Empagliflozin (jardiance) apparently made a difference but it was like cracking an egg shell with a sledgehamer. It inhibits reuptake of glucose and sodium in the kidneys, causing you to pee out a lot of excess glucose and sodium in your blood. At best that is a symptomatic treatment, with nasty side effects (hypoglycemia, UTIs like bladder infections or genital fungal infections, hypotension, hyponatremia - sodium deficiency, gangrene in low places). I suspect your endocrinologist is seeing the high blood sugars as the problem to fix, and the sledgehammer is probably only going to work with someone who is supplementing their diet with extra glucose (paradoxically enough). It may be that the problem is further upstream with insulin resistance, and fixing just the chronically high glucose is only painting over the cracks in your walls and not addressing the cause of the cracks.

I think we can rescue something from the strategies that you found that did work. Hit up @Karen Ogilvie for some advice. She’s a professional nutritionist who runs a free group program (patreon supported) who combines basic keto with alternate day intermittent fasts and exercise. I helped her build her program so I’m not going to endorse it, but it may be something that might help.


(Bob M) #3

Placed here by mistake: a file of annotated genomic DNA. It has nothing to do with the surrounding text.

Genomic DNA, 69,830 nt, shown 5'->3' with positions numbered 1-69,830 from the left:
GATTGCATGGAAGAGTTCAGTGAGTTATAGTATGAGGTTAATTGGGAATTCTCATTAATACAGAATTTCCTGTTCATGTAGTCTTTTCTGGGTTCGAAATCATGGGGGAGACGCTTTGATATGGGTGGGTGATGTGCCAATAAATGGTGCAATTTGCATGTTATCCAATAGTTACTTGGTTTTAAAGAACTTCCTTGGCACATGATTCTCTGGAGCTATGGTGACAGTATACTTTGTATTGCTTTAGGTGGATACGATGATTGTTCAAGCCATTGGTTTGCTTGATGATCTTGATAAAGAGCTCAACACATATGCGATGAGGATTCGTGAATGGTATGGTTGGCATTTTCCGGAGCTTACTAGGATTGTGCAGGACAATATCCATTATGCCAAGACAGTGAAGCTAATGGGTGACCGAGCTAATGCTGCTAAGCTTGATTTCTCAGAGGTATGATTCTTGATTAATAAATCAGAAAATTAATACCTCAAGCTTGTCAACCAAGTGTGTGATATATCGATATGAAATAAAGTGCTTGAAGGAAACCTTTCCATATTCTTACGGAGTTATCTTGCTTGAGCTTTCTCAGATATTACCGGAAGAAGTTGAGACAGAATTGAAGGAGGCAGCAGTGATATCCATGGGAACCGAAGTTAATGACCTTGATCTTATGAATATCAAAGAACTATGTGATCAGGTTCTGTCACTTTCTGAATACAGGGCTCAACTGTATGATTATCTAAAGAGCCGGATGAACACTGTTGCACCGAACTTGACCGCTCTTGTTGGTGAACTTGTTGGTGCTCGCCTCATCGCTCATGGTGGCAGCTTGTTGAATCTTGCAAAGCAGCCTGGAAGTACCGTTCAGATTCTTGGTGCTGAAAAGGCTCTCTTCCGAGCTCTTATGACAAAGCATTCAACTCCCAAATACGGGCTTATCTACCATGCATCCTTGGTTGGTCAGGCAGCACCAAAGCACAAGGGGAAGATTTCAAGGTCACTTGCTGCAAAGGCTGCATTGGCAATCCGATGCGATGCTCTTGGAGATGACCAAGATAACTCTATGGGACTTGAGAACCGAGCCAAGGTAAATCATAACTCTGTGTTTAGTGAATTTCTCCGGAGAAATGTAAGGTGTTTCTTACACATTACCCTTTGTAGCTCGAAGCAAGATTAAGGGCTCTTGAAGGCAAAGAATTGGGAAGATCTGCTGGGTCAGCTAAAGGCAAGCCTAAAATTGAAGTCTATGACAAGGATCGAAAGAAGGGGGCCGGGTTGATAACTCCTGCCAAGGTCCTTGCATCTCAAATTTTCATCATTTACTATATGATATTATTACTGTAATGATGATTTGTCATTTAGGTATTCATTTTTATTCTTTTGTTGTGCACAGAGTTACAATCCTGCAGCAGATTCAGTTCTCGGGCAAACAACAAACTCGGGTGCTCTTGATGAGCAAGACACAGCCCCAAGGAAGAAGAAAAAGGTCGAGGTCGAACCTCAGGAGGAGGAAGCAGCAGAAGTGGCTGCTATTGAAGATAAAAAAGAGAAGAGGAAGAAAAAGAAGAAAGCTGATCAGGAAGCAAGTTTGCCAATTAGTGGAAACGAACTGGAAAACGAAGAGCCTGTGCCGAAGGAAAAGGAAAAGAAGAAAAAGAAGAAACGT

Warning: most of these are guesses. Do with them what you will.

A blood glucose of 250 is very high…no matter what diet you’re on. I’ve been LC/keto 7.5 years, and don’t get blood sugar that high…ever, even eating meals of high carb. For instance, eating Thanksgiving dinner with bread, mashed potatoes, and stuffing (bread) gets me to around 180.

As for cortisol, I don’t know enough about that. I have a cortisol test at home, but keep forgetting to take it. (You send it to a lab.) But it would only be one value anyway, which is basically useless.

To me, the most important thing is the depression. Many (like me) report much better results with depression while on keto. Have you tried modifying fat, taking ketone measurements, and correlating ketones (or not) with your mood? Some seem to get better results with higher ketones, higher fat. Though I’ve seen others say they like higher protein better, at least for seizure control. I’d take a few weeks and test higher/lower fat (animal fat) to see if this helps at all. (Warning: after 7.5 years, my ketones, BHB, are so low, running 0.1-0.2 mmol/l every morning, that I stopped taking them. I can’t get them up, even eating fat. You may or may not be the same.)

Have you tried an elimination diet, such as Whole 30 or carnivore? Maybe you’re one of those people (like Amber O’Hearn) who can’t eat plants or can only eat selected plants? (This is for depression, not necessarily blood glucose.)

Also, when you are exercising, does your blood sugar go up or down? Mine goes up, but yours seems to go down.

I had a theory for a while that high exercisers – those exercising a lot – following low carb would have higher blood sugar, such as for glycogen replacement; But Shawn Baker put a hole in that theory when he started dropping his blood sugar into the low 50s after exercise. I still think it makes sense as a general rule, though.

Keep us informed, if you would kindly do so.


(Michael - When reality fails to meet expectations, the problem is not reality.) #4